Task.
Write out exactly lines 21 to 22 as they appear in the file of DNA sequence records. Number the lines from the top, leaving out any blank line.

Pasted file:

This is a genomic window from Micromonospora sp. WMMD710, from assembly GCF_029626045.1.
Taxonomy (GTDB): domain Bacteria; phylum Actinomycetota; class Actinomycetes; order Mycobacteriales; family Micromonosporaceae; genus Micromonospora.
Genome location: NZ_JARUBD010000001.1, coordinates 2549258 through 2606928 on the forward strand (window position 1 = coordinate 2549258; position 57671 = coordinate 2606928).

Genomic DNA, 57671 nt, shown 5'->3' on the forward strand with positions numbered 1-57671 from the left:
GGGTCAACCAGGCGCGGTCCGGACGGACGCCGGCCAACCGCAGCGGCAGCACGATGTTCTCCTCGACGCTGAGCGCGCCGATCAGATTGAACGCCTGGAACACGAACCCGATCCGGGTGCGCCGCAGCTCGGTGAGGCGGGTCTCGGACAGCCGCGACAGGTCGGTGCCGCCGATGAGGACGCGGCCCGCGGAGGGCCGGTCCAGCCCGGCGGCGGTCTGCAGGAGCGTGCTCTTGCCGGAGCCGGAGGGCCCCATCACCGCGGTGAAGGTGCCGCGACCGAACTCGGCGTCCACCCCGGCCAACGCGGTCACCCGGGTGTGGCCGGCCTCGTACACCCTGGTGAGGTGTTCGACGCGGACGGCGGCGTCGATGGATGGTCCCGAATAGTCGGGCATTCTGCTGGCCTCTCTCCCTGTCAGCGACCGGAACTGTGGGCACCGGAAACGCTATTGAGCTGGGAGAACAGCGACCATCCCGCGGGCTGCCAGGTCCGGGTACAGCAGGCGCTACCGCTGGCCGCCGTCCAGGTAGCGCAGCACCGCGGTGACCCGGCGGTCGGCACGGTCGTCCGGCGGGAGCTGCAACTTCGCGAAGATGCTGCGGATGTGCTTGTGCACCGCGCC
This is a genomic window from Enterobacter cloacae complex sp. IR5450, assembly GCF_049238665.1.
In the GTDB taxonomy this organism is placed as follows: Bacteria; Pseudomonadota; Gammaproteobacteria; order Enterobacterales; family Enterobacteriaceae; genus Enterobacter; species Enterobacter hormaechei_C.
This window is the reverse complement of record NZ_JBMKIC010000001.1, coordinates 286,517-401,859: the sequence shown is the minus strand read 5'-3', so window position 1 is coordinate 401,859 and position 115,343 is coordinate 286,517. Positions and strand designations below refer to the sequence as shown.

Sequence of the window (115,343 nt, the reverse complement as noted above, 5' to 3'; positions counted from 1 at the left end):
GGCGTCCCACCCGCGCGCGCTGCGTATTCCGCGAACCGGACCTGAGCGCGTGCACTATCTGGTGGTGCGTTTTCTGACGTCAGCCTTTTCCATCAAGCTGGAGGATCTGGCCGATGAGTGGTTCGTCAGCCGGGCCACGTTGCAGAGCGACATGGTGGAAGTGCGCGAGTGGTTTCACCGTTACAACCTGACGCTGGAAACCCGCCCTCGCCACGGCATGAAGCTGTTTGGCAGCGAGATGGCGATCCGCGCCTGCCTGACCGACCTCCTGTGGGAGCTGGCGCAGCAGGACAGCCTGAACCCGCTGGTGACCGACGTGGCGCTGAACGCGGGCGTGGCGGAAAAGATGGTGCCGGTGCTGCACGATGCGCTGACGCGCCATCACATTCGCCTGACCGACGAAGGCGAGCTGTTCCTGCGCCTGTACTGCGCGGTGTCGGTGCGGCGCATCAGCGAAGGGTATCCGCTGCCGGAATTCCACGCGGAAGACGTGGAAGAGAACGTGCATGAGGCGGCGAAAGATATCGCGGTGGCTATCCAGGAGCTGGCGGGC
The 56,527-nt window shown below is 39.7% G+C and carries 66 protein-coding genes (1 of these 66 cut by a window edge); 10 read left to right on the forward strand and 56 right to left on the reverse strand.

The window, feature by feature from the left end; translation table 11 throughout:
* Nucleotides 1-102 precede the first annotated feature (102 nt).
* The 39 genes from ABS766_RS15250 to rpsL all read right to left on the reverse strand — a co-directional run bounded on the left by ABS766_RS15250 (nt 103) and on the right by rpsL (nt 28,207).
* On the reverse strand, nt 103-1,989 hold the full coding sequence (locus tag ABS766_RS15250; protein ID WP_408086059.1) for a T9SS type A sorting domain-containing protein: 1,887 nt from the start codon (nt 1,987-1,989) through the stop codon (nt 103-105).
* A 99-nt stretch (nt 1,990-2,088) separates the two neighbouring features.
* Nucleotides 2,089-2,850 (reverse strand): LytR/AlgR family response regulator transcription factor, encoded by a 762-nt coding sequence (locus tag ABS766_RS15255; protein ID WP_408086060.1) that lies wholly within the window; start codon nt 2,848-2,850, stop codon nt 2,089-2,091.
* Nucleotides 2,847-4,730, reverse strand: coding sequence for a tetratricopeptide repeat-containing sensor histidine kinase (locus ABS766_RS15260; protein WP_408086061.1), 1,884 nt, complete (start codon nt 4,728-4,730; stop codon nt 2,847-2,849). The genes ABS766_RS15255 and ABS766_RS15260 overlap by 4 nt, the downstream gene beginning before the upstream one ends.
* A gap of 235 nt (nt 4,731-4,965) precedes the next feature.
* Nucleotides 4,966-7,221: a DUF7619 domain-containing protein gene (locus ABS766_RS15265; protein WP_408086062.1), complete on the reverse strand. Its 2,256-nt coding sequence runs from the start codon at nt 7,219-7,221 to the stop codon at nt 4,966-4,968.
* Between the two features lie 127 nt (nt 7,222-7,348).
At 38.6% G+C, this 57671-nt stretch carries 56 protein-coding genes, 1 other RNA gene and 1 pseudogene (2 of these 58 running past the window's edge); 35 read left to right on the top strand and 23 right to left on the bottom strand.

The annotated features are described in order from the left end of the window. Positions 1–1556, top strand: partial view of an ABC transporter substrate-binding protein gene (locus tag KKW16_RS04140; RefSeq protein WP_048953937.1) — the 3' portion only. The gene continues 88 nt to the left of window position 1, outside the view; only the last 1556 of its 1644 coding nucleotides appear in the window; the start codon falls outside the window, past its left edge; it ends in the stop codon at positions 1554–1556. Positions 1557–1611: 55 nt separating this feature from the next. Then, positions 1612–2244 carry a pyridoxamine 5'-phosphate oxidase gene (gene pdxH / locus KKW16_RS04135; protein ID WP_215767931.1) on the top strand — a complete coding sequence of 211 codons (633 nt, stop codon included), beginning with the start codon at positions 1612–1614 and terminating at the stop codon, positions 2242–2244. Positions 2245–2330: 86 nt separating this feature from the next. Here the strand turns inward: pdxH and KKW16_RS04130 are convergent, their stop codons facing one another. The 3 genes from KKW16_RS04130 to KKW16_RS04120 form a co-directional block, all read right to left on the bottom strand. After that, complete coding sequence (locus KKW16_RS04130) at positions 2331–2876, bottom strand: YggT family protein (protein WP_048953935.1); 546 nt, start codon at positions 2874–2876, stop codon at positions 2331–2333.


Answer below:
* Between the two features lie 127 nt (nt 7,222-7,348).
At 38.6% G+C, this 57671-nt stretch carries 56 protein-coding genes, 1 other RNA gene and 1 pseudogene (2 of these 58 running past the window's edge); 35 read left to right on the top strand and 23 right to left on the bottom strand.